These observations give rise to some perplexing questions: Where has all this prosperity come from? How has it been created? What factors are responsible? I have read and heard all the standard answers without finding any of them very satisfying. Government, the five year plans, foreign technology and investment, liberalization and several other factors claim credit for India’s progress, but I am not convinced. Sure, Government has done a lot. Without it the Green Revolution may never have come to India, but it is not the government that raised foodgrain production from 50 million tons to 200 million, it is farmers. Sure, the induction of modern technology has contributed to industrial growth, but who or what made the induction and adoption of that technology possible?

This process of deduction leaves money as the most eligible claimant for the throne. But I find that suggestion amusing. Foreign investment has very little claim to fame, since the sum total of it all over the past five decades probably amounts to less than 1% of total investment. During the last six years, West Germany has invested more than $1.2 trillion—roughly 5 million crores—rebuilding East Germany and the primary result has been a rise in unemployment from zero to 25%! If money were the key, then what country could be doing better than Japan, which has about $8 trillion in personal savings, yet feels itself getting poorer by the day? In fact, I am unable to fathom why India should need any foreign investment at all, when it possesses enough wealth in the form of gold—more than $250 billion worth— to build power plants, modern roads, first rate schools, and everything else it needs several times over. India has all the money it needs, but what seems missing is only the confidence and will to invest it.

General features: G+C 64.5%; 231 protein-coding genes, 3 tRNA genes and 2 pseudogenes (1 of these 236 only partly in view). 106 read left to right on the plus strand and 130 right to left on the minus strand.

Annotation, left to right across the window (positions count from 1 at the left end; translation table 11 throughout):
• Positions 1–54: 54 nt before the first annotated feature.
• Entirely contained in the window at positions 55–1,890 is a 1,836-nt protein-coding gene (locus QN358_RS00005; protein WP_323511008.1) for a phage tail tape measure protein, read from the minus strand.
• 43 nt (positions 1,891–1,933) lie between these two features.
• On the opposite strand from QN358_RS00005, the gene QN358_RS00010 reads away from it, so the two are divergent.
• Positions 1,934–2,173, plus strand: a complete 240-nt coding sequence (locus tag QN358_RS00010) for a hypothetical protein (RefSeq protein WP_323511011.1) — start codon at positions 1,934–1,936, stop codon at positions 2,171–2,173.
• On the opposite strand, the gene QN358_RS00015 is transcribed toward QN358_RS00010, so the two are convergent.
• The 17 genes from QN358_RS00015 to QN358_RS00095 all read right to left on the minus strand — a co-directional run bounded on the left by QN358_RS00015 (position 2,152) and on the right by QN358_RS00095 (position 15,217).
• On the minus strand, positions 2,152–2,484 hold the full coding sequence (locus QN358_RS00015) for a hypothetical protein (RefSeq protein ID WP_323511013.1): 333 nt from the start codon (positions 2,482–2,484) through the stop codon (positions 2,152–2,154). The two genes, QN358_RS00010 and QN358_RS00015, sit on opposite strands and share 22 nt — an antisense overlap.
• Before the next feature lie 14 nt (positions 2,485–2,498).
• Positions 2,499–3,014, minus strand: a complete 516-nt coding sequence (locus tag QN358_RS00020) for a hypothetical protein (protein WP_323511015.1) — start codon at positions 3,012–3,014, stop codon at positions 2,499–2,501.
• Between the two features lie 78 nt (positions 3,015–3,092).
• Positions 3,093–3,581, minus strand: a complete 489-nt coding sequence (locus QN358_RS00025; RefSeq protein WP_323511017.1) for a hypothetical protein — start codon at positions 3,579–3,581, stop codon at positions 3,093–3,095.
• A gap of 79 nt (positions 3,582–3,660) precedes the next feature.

My own conviction is that neither government nor technology nor money or any other economic factor is sufficient to explain what is going on in India today or what will happen in the future. The real source of India’s impressive achievements up to now and the key to its future greatness is human choice. It is the choice of people that makes a society prosperous, and today more and more Indians are making the right choice.

America’s Aspiration

Looking back on my own country I have come to the same conclusion. Contrary to popular conception, the USA has not been a prosperous nation for very long. At the turn of the 20th Century, hairpins, bicycles, horse shoes and the horse and buggy were the basis of the American economy. There were only 8000 cars and 10 miles of concrete road in the entire country. Life expectancy was less than 50 years. Typhoid and malaria were rampant. Telephones were a rarity. American homes and factories were lit by candles, lanterns and coal oil lamps. One power plant producing 5000 hp was the sole source of electricity for 76 million people.